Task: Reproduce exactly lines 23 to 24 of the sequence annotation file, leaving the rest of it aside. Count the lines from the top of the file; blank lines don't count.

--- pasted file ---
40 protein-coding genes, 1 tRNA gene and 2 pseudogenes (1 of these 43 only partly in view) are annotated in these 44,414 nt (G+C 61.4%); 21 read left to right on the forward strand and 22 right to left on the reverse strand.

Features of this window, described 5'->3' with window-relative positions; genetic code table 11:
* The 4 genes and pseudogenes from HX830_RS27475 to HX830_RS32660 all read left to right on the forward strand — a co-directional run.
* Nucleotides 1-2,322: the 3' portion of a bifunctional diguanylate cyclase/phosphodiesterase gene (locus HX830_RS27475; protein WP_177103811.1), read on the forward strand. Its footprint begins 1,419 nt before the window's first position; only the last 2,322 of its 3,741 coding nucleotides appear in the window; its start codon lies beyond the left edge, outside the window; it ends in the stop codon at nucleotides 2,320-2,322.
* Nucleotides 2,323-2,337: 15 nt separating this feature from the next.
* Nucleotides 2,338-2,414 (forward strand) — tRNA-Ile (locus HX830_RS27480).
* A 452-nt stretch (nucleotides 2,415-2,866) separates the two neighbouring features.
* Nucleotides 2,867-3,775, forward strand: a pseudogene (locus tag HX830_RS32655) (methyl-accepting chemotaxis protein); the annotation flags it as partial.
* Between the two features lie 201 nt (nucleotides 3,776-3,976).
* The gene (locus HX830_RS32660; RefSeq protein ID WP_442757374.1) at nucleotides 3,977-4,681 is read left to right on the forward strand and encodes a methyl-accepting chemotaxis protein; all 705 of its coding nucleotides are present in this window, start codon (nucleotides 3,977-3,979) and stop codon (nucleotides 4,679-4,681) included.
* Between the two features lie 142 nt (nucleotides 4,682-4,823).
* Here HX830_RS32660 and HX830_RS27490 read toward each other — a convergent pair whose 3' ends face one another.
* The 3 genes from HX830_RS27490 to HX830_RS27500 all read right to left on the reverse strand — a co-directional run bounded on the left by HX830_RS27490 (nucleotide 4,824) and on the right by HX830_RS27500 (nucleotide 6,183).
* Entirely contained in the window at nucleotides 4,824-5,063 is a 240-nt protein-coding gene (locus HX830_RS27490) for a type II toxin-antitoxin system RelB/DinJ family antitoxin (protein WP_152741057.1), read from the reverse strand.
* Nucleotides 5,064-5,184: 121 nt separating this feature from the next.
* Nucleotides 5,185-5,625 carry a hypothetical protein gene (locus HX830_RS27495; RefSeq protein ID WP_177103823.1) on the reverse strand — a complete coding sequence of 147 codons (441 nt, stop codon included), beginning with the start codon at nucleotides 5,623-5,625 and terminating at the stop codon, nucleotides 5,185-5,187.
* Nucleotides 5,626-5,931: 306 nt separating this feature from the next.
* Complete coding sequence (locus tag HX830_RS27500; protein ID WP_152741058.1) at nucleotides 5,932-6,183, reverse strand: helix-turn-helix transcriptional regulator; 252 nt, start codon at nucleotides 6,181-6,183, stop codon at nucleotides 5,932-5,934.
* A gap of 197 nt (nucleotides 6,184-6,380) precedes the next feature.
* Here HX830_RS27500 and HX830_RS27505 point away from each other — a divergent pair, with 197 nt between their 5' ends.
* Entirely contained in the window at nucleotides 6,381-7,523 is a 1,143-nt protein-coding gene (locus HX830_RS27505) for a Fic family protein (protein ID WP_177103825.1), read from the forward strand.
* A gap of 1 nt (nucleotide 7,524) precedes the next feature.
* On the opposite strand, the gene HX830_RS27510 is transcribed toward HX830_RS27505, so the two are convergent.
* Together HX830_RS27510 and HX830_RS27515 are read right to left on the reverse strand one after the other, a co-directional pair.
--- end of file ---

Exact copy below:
* On the opposite strand, the gene HX830_RS27510 is transcribed toward HX830_RS27505, so the two are convergent.
* Together HX830_RS27510 and HX830_RS27515 are read right to left on the reverse strand one after the other, a co-directional pair.